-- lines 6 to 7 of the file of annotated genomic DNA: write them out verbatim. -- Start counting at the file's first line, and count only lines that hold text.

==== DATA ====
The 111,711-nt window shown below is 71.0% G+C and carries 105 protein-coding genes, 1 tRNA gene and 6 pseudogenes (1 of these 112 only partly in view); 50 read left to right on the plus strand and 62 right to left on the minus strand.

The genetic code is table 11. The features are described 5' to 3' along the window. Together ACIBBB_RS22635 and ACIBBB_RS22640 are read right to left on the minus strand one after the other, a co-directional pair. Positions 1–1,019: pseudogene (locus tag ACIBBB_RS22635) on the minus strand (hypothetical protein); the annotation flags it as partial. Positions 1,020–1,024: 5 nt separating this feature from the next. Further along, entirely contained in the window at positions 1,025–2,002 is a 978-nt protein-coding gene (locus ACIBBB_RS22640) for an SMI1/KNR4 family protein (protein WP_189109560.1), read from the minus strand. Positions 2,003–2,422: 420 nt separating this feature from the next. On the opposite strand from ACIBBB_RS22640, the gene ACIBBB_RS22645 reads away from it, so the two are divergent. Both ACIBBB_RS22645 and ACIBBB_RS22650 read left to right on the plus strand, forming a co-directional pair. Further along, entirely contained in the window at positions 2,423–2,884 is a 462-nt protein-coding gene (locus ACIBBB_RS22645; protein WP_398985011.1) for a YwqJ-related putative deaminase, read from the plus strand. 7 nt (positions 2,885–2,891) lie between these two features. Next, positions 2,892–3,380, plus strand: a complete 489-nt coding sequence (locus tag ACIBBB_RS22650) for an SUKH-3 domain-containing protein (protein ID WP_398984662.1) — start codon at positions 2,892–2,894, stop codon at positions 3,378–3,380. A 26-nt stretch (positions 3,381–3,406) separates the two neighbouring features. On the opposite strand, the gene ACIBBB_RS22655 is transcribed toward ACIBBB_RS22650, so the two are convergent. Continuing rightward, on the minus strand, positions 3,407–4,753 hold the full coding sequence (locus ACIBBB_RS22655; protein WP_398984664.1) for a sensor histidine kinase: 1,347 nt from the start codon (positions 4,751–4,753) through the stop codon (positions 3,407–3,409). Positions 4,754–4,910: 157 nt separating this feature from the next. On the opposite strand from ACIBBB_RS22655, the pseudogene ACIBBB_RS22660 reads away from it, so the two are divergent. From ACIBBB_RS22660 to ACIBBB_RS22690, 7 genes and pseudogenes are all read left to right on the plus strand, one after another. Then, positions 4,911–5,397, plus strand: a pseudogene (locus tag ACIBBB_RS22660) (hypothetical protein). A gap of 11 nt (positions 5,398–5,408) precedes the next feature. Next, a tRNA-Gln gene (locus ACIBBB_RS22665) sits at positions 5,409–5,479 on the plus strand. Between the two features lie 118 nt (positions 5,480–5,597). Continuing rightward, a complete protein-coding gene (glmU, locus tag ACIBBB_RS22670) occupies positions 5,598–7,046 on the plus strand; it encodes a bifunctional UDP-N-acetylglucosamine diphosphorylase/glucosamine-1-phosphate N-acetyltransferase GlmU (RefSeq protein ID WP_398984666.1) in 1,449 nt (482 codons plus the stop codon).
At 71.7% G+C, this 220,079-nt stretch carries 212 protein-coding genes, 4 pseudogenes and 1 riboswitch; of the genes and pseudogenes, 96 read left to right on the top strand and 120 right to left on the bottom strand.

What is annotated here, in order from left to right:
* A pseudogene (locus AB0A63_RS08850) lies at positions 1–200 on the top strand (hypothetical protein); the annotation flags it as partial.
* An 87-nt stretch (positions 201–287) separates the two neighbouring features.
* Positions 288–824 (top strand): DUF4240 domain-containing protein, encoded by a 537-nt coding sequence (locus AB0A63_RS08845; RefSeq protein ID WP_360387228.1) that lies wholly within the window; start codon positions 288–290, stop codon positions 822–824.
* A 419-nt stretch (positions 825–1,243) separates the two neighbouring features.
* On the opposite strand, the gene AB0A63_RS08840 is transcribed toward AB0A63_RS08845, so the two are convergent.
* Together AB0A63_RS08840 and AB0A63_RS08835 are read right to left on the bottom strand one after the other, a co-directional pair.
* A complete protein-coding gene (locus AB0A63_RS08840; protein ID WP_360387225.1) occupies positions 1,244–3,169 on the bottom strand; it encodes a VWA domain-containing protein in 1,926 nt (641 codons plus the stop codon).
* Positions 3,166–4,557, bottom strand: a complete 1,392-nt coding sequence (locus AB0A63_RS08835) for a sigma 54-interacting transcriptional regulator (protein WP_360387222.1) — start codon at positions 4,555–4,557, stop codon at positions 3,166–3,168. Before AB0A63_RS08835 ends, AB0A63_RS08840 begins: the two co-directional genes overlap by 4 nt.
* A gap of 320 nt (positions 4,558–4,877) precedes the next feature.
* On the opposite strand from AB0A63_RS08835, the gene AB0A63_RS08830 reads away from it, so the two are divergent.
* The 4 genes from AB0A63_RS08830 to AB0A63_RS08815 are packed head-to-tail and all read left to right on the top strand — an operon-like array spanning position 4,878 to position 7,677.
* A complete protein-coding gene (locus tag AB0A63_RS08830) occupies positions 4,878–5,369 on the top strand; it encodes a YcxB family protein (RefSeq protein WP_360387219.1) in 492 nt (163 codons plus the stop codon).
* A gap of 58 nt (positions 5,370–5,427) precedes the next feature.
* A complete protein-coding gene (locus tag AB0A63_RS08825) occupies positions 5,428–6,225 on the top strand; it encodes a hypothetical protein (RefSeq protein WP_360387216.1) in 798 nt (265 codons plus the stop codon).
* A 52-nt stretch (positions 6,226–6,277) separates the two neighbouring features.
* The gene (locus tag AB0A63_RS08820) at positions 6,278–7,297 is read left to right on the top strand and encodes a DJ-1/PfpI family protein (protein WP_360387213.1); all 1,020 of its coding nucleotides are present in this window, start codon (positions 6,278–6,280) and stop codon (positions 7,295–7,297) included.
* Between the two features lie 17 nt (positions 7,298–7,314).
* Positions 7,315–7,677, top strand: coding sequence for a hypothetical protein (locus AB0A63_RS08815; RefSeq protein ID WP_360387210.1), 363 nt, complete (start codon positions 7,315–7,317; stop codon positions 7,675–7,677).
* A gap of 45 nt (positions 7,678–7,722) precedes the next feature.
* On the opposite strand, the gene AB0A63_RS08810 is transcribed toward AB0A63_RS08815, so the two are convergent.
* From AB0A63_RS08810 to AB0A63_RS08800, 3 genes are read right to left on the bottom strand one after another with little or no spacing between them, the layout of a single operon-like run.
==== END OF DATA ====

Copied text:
* An 87-nt stretch (positions 201–287) separates the two neighbouring features.
* Positions 288–824 (top strand): DUF4240 domain-containing protein, encoded by a 537-nt coding sequence (locus AB0A63_RS08845; RefSeq protein ID WP_360387228.1) that lies wholly within the window; start codon positions 288–290, stop codon positions 822–824.